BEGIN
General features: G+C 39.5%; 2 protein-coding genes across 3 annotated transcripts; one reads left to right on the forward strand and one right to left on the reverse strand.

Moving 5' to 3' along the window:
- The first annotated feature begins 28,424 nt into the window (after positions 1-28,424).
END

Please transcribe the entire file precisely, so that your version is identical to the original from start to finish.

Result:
General features: G+C 39.5%; 2 protein-coding genes across 3 annotated transcripts; one reads left to right on the forward strand and one right to left on the reverse strand.

Moving 5' to 3' along the window:
- The first annotated feature begins 28,424 nt into the window (after positions 1-28,424).